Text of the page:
André Silva and RB Leipzig put sleepy Manchester City to bed

If Manchester City get beaten in a Champions League dead rubber and nobody is there to see it, did it really happen? Certainly that will be the only crumb of comfort for Pep Guardiola as he debriefs this silent shambles, in which his half-interested side were serially cut open, Kyle Walker managed to get himself suspended for the last-16 and the only flicker of experimentation was a pointless three minutes given to Cole Palmer at the end.

Normally City are peerless when the stakes are at their lowest. How do you think they won all those League Cups? But here they seemed to get sucked into a perfect vortex of disinterest: some combination of the situation and the empty stadium and the bitter cold and the fact that Leipzig still needed a result to seal third place and qualify for the Europa League. Few City players distinguished themselves here. Zack Steffen was good in goal.

Riyad Mahrez scored a late consolation. But the centre-halves were poor, the midfield curiously underpowered and Kevin de Bruyne some way off the pace, even if he could still have snatched a point with a rasping shot at the death.

“In the first half we lacked rhythm, but the second half was much better,” Guardiola argued. “One or two mistakes, they punished us. In general we made an incredible group stage. We qualified with one game left in a tough group, so we are more than satisfied.”

With City already guaranteed top spot in the group, a certain churn and rotation was inevitable. João Cancelo, Bernardo Silva, Ederson and Rodri were all rested. And yet the team Guardiola named was still unnervingly strong, an XI of established full internationals. De Bruyne returned in midfield, with Phil Foden and Mahrez either side of Jack Grealish up front. The message to City’s impressive band of youngsters was clear enough. This is still the Champions League. You earn this.

No freebies, and no fans either. The RB Arena was closed to the public in light of Germany’s alarming rise in Covid cases, and though City established themselves as the kings of pandemic football last season they were a little sleepy here. Leipzig may be at something of a crossroads at the minute, with coach Jesse Marsch sacked at the weekend and the club lying 11th in the Bundesliga, but here their movement was crisp and sharp.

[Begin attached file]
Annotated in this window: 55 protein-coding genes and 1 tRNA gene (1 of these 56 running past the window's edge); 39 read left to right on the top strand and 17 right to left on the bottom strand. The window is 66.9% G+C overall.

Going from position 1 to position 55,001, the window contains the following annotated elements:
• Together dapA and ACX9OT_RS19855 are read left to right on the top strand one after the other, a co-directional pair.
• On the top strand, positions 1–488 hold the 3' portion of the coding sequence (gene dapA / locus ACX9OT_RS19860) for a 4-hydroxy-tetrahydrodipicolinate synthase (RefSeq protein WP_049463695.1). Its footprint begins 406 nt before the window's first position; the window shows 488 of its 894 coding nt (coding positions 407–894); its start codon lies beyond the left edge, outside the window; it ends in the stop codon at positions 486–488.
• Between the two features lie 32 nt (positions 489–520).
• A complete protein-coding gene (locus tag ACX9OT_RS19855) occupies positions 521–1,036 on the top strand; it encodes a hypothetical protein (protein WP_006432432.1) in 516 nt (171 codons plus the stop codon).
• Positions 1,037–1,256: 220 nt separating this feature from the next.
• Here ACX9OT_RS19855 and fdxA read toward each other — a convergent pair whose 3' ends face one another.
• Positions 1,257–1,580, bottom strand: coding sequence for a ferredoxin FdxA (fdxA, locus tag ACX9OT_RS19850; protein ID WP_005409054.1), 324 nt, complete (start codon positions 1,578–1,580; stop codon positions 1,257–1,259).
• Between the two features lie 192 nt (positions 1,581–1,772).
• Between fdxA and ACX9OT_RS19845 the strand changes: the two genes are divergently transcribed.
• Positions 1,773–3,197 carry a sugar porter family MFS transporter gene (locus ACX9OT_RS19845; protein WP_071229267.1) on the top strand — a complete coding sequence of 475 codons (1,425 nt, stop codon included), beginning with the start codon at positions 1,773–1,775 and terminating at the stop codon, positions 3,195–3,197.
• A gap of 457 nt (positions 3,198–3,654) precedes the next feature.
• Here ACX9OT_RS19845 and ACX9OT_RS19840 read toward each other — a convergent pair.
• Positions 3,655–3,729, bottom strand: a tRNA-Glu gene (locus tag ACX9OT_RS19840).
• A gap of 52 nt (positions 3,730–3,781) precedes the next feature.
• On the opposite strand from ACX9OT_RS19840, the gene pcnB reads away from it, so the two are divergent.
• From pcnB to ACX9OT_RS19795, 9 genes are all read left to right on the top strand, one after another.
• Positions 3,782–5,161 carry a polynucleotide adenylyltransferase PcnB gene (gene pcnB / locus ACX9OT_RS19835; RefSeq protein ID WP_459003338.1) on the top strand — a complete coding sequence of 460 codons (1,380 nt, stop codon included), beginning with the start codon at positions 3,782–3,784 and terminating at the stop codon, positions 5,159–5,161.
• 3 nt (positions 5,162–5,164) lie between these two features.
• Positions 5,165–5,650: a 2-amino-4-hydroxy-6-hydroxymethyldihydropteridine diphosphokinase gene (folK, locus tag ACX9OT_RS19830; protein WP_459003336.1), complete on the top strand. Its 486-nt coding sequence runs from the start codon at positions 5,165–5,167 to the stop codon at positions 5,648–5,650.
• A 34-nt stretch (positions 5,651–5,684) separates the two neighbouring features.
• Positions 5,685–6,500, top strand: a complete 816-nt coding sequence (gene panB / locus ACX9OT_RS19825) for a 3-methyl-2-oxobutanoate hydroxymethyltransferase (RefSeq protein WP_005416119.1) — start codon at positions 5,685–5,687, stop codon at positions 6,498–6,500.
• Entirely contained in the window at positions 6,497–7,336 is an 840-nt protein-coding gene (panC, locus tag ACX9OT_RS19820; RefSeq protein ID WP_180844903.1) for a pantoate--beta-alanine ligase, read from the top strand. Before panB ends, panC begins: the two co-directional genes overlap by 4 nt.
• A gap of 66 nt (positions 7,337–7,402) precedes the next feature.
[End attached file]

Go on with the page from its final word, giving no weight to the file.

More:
In the sublime Dominik Szoboszlai, as well as their spirited defensive resistance in the second half, there remains plenty here to build on.

On 23 minutes they found a way through. It was an aimless-looking goal-kick from Peter Gulacsi, but City were slow on the second ball and in a flash Konrad Laimer had set Szoboszlai clear with a delightful swerving through-pass. Szoboszlai has been described as Hungary’s most talented footballer since Ferenc Puskas, although the playmaker is yet to really set the Bundesliga aflame since his move in January. Here, though, his talent was in full evidence: the clever run, the turn of pace, the quick feet to take the ball around Steffen and finish into an empty net.

City began to string some moves together as the half went on, but they still looked brittle in defensive transition. Emil Forsberg could have made it 2-0 within seconds of the restart. André Silva certainly should seven minutes before half-time. Raheem Sterling replaced Foden at the break, with Grealish switching to the left and Ilkay Gündogan pushing up, but there was still precious little intensity to go with their usual possession and territory. With 20 minutes left, John Stones was unwisely drawn towards the ball, Forsberg burst clear and Silva finished with men queueing up to shoot.

That was probably the moment when Guardiola realised he should probably have spent his Tuesday evening curled up with a box set. Even the sight of Mahrez heading in Oleksandr Zinchenko’s cross from close range failed to move him. As the game leaked away the futility of the whole enterprise seemed to dawn on City all at once. With eight minutes left Walker was sent off for a childish hack on Szoboszlai. “A red card, definitely,” Guardiola admitted afterwards.

Still, inexplicably, James McAtee and Roméo Lavia continued to shiver on the bench. Palmer was restricted to a single touch of the ball. And yet despite everything, City might yet have nicked a point through Grealish and De Bruyne, who both saw shots drift agonisingly wide. It was a reminder, if needed, that even when they are quite bad, City are never really that bad.

This was a nightmarish evening, but not one you feel will leave any real scars. After all, the hard work had already been done. Besides, if you are going to implode in calamity, you may as well do it in a game like this.